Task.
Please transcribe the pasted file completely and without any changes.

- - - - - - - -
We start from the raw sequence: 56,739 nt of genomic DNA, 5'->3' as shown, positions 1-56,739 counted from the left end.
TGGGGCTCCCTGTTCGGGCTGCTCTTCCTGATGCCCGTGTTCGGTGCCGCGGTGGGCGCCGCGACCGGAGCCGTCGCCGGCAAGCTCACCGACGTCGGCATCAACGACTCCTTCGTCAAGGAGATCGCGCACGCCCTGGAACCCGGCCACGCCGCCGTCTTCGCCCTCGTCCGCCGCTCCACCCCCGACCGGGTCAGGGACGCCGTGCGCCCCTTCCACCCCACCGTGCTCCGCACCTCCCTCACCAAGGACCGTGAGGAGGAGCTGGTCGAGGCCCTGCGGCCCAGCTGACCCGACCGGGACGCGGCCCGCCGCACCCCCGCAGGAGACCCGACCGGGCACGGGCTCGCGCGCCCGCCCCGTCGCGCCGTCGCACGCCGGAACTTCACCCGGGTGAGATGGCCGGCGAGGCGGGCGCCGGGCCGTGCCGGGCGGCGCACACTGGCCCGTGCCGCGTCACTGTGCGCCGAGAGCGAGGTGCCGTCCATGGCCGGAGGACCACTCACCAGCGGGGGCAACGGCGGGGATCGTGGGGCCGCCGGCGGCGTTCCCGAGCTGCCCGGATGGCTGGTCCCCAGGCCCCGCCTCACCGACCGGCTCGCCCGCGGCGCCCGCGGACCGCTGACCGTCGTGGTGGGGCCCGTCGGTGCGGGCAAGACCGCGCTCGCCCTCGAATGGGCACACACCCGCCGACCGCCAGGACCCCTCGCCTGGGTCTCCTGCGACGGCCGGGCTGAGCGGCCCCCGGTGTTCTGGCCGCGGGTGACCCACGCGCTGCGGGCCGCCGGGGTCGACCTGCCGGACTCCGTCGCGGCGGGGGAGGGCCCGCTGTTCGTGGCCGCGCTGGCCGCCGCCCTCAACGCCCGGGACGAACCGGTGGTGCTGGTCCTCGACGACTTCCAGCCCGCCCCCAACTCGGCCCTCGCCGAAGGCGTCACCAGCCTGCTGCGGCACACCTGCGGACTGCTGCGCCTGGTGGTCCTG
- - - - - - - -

We start from the raw sequence: 56,739 nt of genomic DNA, 5'->3' as shown, positions 1-56,739 counted from the left end.
TGGGGCTCCCTGTTCGGGCTGCTCTTCCTGATGCCCGTGTTCGGTGCCGCGGTGGGCGCCGCGACCGGAGCCGTCGCCGGCAAGCTCACCGACGTCGGCATCAACGACTCCTTCGTCAAGGAGATCGCGCACGCCCTGGAACCCGGCCACGCCGCCGTCTTCGCCCTCGTCCGCCGCTCCACCCCCGACCGGGTCAGGGACGCCGTGCGCCCCTTCCACCCCACCGTGCTCCGCACCTCCCTCACCAAGGACCGTGAGGAGGAGCTGGTCGAGGCCCTGCGGCCCAGCTGACCCGACCGGGACGCGGCCCGCCGCACCCCCGCAGGAGACCCGACCGGGCACGGGCTCGCGCGCCCGCCCCGTCGCGCCGTCGCACGCCGGAACTTCACCCGGGTGAGATGGCCGGCGAGGCGGGCGCCGGGCCGTGCCGGGCGGCGCACACTGGCCCGTGCCGCGTCACTGTGCGCCGAGAGCGAGGTGCCGTCCATGGCCGGAGGACCACTCACCAGCGGGGGCAACGGCGGGGATCGTGGGGCCGCCGGCGGCGTTCCCGAGCTGCCCGGATGGCTGGTCCCCAGGCCCCGCCTCACCGACCGGCTCGCCCGCGGCGCCCGCGGACCGCTGACCGTCGTGGTGGGGCCCGTCGGTGCGGGCAAGACCGCGCTCGCCCTCGAATGGGCACACACCCGCCGACCGCCAGGACCCCTCGCCTGGGTCTCCTGCGACGGCCGGGCTGAGCGGCCCCCGGTGTTCTGGCCGCGGGTGACCCACGCGCTGCGGGCCGCCGGGGTCGACCTGCCGGACTCCGTCGCGGCGGGGGAGGGCCCGCTGTTCGTGGCCGCGCTGGCCGCCGCCCTCAACGCCCGGGACGAACCGGTGGTGCTGGTCCTCGACGACTTCCAGCCCGCCCCCAACTCGGCCCTCGCCGAAGGCGTCACCAGCCTGCTGCGGCACACCTGCGGACTGCTGCGCCTGGTGGTCCTG